Saturday, January 21, 2006

The Glass is Half Full

Barring some unforeseen miracle, we are about to see a Conservative government take the helm. Assuming it is a minority government, hopefully a bare one at that, I am searching for the positives in this otherwise bleak picture.

We have all digested the pitfalls of what a Conservative mandate means for Canada and I don't wish to rehash the negatives. Instead, in the spirit of a "the glass is half full" attitude, I will try to point out some positives if we in fact see a Conservative minority( a majority is an entirely different animal):

* The growing sense of western alienation will be tempered. I have always felt that another Liberal government, under the present circumstances, would bring the Alberta seperatist sentiment to the mainstream. On my last visit to the province, the overriding sentiment seemed to be that this election was a line in the sand moment. Electing Harper would contradict the supposed "anti-western bias", which is used to bash all things eastern. We would see a renewed sense of commonality that the west desperately needs.

* The seperatists in Quebec would lose their favorite whipping boy, the federal Liberals. The Liberal government, under Chretien, and now Martin, is a lightning rod of controversy in Quebec and clearly has helped the seperatist cause. The Bloc has become a permanent fixture in Ottawa, largely a result of Quebecers having no faith in the Liberal Party. A Conservative government, in the short term, would blunt the main seperatist criticisms.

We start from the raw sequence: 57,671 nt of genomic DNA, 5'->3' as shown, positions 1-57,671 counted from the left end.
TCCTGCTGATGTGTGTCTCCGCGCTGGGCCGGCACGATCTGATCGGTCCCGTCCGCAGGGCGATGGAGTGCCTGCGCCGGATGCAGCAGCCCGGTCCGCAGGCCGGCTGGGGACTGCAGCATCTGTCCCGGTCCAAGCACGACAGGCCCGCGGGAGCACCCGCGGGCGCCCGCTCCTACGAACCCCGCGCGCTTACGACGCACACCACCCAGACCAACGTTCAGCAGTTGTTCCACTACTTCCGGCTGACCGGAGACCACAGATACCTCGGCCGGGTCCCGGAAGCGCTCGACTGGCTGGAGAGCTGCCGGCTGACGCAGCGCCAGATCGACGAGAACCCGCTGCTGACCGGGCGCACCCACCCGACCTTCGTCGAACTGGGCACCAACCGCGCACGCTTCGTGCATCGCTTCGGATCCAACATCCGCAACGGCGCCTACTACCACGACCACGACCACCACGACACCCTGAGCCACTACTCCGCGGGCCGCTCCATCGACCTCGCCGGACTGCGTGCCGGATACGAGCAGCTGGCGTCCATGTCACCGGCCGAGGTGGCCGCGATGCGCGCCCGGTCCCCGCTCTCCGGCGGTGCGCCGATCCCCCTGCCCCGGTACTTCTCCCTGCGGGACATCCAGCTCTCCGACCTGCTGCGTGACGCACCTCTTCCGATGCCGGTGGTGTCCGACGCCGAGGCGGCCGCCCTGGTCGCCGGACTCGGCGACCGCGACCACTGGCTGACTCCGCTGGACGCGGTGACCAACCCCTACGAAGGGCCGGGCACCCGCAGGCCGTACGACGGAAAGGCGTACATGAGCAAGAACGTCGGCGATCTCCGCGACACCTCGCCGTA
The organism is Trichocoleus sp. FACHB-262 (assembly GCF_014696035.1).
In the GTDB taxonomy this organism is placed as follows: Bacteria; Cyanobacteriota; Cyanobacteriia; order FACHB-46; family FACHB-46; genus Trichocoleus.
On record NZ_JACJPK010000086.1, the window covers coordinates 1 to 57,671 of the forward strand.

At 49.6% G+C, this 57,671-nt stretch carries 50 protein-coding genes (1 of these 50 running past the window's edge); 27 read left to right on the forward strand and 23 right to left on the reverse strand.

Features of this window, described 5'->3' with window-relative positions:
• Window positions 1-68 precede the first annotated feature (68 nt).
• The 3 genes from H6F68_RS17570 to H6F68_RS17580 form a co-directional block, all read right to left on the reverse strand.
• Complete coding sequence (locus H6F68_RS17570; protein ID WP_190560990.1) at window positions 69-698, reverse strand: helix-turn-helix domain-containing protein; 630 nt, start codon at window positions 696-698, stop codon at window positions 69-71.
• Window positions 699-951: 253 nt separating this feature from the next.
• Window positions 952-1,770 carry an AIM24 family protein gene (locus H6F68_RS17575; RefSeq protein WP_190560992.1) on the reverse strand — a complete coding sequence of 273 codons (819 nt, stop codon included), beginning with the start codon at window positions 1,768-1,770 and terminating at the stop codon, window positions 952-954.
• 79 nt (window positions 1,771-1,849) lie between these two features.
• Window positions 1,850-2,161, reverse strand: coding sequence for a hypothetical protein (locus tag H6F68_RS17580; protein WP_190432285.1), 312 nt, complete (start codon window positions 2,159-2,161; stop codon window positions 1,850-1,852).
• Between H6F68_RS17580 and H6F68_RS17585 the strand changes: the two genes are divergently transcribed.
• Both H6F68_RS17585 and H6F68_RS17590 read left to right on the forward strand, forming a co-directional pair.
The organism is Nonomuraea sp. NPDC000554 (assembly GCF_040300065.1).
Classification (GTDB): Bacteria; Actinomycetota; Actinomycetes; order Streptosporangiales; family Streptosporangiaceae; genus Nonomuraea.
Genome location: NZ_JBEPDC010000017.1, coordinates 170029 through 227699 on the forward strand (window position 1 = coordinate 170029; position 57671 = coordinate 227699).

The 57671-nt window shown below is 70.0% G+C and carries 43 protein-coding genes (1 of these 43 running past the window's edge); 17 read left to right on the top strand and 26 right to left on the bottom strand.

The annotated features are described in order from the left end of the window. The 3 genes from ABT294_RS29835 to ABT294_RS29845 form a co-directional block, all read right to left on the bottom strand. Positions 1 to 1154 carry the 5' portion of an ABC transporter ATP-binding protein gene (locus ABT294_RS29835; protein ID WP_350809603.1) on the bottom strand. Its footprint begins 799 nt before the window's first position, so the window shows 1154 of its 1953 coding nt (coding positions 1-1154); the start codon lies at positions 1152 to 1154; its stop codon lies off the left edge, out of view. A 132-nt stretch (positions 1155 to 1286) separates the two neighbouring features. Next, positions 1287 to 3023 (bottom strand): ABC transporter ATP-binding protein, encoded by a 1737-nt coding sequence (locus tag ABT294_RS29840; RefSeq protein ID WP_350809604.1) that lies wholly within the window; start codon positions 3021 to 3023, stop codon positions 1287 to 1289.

* The Liberal Party would be forced to re-invent itself, cull the old guard and get back to a grassroots approach. Political scientists often argue that what we see with the Liberal Party is a common predicament for an entity that governs too long. Parties need to redefine and the best impetus for this progression is some time spent in the political wilderness. I believe that on the issues, the Liberal Party speaks for the majority, however the party has lost the ability to articulate this to Canadians- this last campaign should serve as proof of how idea challenged they have become.

* The overt negativity that Canadians feel towards the workings of parliament would be quelled. Harper would be given a "honeymoon" period where issues such as corruption, illegalities and diversions wouldn't register. A sense of change, a new start would allow people to reinvest in their system.

* Assuming a minority, and the subsequent Liberal leadership race, the Liberal Party would be in a position to force a non-confidence vote outside of two years. A strong NDP and a renewed Liberal Party would better expose the right wing agenda. The Conservatives would have to answer questions, instead of deflecting issues onto the corrupt regime. These conditions could allow for a strong Liberal return and a possible future majority that could well unite the country. This vote is one of the desire for reform, not an endorsement of conservative philosophy.

* Bush would visit more.

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